Can weed be addictive?
A big concern when taking any new medication is if it’s addictive and causing dependency. Patients using medical or recreational marijuana for disabling and chronic conditions, may rightly be concerned about risks and side-effects of cannabis, and want to know: is marijuana addictive?
The answer is that – yes – in some individuals the repeated and frequent use of weed can cause dependence. While it does not have a significant physical dependence component to it, it can still be psychologically addictive.
That said many things in our world are considered to be addictive with the most common things around us such as coffee addiction, alcoholism, opiate use leading to abuse and death. Compared to alcohol and opiates in particular cannabis has fewer side effects and risks – and is not considered to have every caused death by overdose.
Addictive vs. Dependency Disorders
The use of cannabis can lead to problematic levels which is medically labelled as “Medical Use Disorder” and this can become addiction when the individual is not able to stop using cannabis even though it is negatively interfering with their life.
What is dependence? This is where upon trying to stop use and generally for up to 2 weeks, weed users feel irritable, have sleeping issues, decrease in appetite, cravings and withdrawal. Like in the other addictive agents we know the underlying cause for the dependence is the reduce sensitivity of the endocannabinoid system to the cannabinoid neurotransmitters.
The risk of dependency and addiction increases with factors such as earlier usage by age increases the risk with those who began prior to the age of 18 having as much as seven times the risk of developing marijuana use disorders. The risk also increases with the frequency, quantity and higher THC levels.
What is risk of developing cannabis dependency? It’s very hard to measure but it is considered a common issue and according to a research report originally published in the Journal of American Medicine Psychiatry (JAMA Psychiatry), approximately 30% of users may develop some sort of a dependency disorder, although this statistic admittedly includes both medical and recreational users. They also noted (as above) that users who begin younger have a higher prevalence of “dependency disorders”.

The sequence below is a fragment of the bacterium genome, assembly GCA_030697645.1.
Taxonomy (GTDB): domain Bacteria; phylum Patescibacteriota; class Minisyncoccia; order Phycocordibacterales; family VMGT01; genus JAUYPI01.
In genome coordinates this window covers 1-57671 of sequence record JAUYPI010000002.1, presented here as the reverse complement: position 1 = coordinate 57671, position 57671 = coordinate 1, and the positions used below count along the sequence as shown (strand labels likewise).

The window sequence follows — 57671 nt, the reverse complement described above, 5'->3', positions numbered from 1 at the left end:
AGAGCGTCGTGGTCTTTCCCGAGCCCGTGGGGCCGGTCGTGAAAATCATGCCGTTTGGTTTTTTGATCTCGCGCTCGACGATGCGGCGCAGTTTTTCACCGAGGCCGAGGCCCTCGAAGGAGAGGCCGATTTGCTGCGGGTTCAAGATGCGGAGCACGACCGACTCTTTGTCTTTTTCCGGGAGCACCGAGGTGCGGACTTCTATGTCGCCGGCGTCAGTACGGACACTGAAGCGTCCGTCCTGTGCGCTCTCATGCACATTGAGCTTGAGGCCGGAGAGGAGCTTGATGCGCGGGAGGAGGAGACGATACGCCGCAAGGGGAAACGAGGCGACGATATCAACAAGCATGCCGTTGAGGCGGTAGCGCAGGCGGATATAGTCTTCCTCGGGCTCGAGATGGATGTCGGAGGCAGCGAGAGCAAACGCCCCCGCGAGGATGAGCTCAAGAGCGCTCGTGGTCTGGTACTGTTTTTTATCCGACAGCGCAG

Then there is the issue of tolerance. Your body naturally adapts and adjusts to it’s needs, distributing and expelling excess. It’s no different for marijuana and the endocannabinoid system where the cannabinoids effect the receptors and the system increases and decreases the number of receptors. This also occurs with opiates and is the reason why to get the same effect over time you will need to take more to ease the pains and the same dosage will be less effective for other aches. So that’s tolerance.
Dependency vs Addiction
It’s important to understand the nuances as within the statistics you’ll likely read and hear when researching this issue the definitions matter. So are users of medical marijuana at risk for dependency? Yes because by the very nature of the product, as with any medication, to used to alleviate symptoms stopping them will likely have those conditions return.
Addiction is a completely different animal. Addiction is when the product becomes the focus, when the effect becomes the need, unrelated anymore to the original use. It overshadows the original issue that had you using it in the first place.
This is best explained using the opioid comparison. Many pain medications, especially for chronic, and short term acute pain, contain opioids, which are proven and shown to be highly addictive. Even after the need for use is gone, if for acute pain, the need for the drugs are still there. And that becomes the focus. For those with chronic pain, for example, the pain will still be there and the tolerance will grow exponentially, leading to the need for the high, and to seek out other products to meet the desire, unrelated to the pain.
Generally, marijuana can result in dependency, but it’s important to understand if it’s healthy or unhealthy dependence. Addiction, however, is a different concept, and should always be watched for when taking any potentially addictive product. As the potency and popularity of medical marijuana continues to grow, more studies and concerns will arise, so stay focused, and continue to discuss and be open and honest with your healthcare providers regarding any concerns or questions, or additional symptoms you may be having.
Clinical studies and research of the effects of medical uses of cannabis are ongoing and as with any health condition, keep aware of any changes in behavior or reactions and discuss them with your health care provider.
- Marijuana withdrawal among adults seeking treatment for marijuana dependence
- NIH: Marijuana Dependence and Its Treatment
- NCBI: Cannabinoid abuse and addiction: Clinical and preclinical findings